Evan Almighty is released in the UK today so I thought it was about time I added another post to my series on Noah films.
Creation and Flood is the first entry in the generally excellent Testament: Bible in Animation series by S4C (Wales) and Christmas Films (Russia). Like the similarly titled Bible Collection film Genesis: Creation and Flood (1994) the story of the creation of the world is told by Noah. The creation part of the story and the Noah part of the story use two different styles of animation which not only helps the viewer differentiate between the two interwoven stories, but also split the workload between S4C and Christmas Films. The creation part of the story was created by Christmas films using paint on glass whereas the story of the flood was filmed by S4C using cell animation.
The result is an interesting mix of animation styles although the difference between them is not quite as marked as in The Miracle Maker. As a result it suggests that the two events reflect only marginally different layers of reality.
Unfortunately, this is not one of the stronger entries in the Testament series, with the Noah section being particularly disappointing. There's very little sense of wonder, or desperation in this tale. By cramming it into a half of a thirty minute section there's very little space to develop the story - it never feels like 120 days aboard the ark - that said the similarly-lengthed Disney films are definitely more successful in this regard. Those films also established a trend in animated versions of the Noah story of skipping past the flood's death toll. Here there is at least some mention of it, but once the rains start to fall the rest of humanity is swiftly forgotten.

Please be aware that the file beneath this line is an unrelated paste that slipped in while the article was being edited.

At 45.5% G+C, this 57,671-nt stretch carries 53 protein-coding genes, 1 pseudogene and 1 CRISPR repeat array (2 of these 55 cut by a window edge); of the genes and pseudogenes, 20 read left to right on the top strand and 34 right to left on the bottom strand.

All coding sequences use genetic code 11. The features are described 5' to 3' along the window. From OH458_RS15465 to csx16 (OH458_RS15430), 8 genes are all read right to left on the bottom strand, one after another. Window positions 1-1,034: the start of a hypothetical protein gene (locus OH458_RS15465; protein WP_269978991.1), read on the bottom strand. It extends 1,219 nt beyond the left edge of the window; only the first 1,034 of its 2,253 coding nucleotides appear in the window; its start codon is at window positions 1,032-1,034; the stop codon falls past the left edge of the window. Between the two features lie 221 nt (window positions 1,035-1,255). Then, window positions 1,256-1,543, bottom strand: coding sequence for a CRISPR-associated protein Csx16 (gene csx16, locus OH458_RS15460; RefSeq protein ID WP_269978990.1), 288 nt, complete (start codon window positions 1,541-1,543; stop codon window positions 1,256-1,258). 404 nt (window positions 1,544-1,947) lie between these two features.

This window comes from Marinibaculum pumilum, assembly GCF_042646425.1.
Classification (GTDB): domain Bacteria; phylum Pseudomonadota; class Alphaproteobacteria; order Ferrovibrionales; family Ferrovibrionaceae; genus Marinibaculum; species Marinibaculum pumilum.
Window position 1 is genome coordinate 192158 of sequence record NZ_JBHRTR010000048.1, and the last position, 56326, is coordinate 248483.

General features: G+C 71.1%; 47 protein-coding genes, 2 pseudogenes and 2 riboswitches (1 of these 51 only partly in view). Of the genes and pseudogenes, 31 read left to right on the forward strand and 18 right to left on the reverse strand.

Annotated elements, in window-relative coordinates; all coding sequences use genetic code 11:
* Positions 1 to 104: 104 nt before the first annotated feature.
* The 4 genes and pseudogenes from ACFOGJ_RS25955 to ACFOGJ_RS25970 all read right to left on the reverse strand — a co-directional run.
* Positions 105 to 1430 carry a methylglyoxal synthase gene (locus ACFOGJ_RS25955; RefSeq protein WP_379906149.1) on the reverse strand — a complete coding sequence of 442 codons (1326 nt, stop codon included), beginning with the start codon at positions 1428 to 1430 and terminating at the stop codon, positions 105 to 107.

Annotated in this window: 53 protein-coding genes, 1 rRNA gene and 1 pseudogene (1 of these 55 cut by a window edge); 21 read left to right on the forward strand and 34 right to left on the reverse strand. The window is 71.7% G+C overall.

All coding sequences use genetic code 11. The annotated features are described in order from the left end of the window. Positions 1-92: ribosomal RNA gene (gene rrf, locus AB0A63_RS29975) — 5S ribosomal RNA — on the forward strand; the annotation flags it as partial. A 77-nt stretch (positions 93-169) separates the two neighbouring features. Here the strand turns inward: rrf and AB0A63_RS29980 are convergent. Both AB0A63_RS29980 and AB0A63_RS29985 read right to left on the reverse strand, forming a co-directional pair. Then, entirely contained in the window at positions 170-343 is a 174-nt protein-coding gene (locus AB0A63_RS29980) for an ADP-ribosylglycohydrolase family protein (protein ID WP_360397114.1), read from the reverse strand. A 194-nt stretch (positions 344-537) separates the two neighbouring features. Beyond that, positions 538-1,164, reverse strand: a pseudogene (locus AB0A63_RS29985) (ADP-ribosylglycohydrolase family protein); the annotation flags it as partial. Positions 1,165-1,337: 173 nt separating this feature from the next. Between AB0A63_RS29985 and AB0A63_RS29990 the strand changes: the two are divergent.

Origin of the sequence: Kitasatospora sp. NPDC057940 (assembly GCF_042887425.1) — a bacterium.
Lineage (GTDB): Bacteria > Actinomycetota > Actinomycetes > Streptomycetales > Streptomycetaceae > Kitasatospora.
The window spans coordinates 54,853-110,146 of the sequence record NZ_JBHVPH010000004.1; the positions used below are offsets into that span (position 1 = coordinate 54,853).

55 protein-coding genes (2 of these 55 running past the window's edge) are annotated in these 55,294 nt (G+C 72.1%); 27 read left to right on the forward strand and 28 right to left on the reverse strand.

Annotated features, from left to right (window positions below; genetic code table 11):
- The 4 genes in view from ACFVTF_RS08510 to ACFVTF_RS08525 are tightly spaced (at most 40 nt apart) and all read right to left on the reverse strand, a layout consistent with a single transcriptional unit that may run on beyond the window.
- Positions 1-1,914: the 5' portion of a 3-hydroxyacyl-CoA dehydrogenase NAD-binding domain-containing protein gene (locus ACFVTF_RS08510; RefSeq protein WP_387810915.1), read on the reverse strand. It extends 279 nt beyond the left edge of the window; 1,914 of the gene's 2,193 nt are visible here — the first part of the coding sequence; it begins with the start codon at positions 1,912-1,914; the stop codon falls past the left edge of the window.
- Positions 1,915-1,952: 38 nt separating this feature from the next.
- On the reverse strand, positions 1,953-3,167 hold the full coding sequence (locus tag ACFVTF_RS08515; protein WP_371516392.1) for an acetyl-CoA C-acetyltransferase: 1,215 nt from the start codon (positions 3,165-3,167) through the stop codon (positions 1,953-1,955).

The creation section of the film is far more successful. The animation is far more impressionistic, at least in places, which makes for more interesting viewing. In particular, the creation of Adam of Eve is handled with great skill. The single figure of Adam somersaults across the screen but appears to land upside down. It quickly becomes apparent that this is a reflection, only for a ripple to destroy the image. When it reforms, the image is different. The camera lifts up to see that Adam has now been joined by Eve.
There's also an interesting treatment of The Fall. This is also very impressionistic. Although the animation is more solid the Genesis account is proceeded by an account of the fall of Satan based on Isaiah 14 and Ezekiel 28. When Satan does appear in the Garden of Eden, he alternates his physical form between a legged serpent and a floating mask.
Perhaps the most significant problem is that the way in which the creation and fall story is introduced disrupts the flow of the tale of Noah. This, combined with the lacklustre presentation of that story, means that by the end of the film, any interest in that part of the narrative has dissipated. Fortunately the Testament series survived its downbeat beginning and went on to achieve greater things.